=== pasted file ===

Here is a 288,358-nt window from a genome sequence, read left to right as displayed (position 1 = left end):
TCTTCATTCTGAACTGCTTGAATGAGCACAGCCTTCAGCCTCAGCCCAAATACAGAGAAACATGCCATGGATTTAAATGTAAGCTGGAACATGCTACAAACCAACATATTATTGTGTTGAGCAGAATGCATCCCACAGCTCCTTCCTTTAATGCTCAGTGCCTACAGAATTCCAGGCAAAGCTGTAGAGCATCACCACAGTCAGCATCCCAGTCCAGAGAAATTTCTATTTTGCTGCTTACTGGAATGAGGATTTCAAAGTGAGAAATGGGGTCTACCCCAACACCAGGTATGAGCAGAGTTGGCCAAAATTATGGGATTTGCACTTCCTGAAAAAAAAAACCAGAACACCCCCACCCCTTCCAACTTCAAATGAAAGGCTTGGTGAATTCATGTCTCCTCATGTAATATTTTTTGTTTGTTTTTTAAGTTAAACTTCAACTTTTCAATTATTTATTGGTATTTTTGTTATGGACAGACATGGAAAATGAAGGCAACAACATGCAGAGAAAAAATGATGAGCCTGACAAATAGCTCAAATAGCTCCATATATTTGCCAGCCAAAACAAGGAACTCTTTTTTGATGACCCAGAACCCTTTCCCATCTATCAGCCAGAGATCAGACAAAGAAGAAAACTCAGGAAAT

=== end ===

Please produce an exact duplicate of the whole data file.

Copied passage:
Here is a 288,358-nt window from a genome sequence, read left to right as displayed (position 1 = left end):
TCTTCATTCTGAACTGCTTGAATGAGCACAGCCTTCAGCCTCAGCCCAAATACAGAGAAACATGCCATGGATTTAAATGTAAGCTGGAACATGCTACAAACCAACATATTATTGTGTTGAGCAGAATGCATCCCACAGCTCCTTCCTTTAATGCTCAGTGCCTACAGAATTCCAGGCAAAGCTGTAGAGCATCACCACAGTCAGCATCCCAGTCCAGAGAAATTTCTATTTTGCTGCTTACTGGAATGAGGATTTCAAAGTGAGAAATGGGGTCTACCCCAACACCAGGTATGAGCAGAGTTGGCCAAAATTATGGGATTTGCACTTCCTGAAAAAAAAAACCAGAACACCCCCACCCCTTCCAACTTCAAATGAAAGGCTTGGTGAATTCATGTCTCCTCATGTAATATTTTTTGTTTGTTTTTTAAGTTAAACTTCAACTTTTCAATTATTTATTGGTATTTTTGTTATGGACAGACATGGAAAATGAAGGCAACAACATGCAGAGAAAAAATGATGAGCCTGACAAATAGCTCAAATAGCTCCATATATTTGCCAGCCAAAACAAGGAACTCTTTTTTGATGACCCAGAACCCTTTCCCATCTATCAGCCAGAGATCAGACAAAGAAGAAAACTCAGGAAAT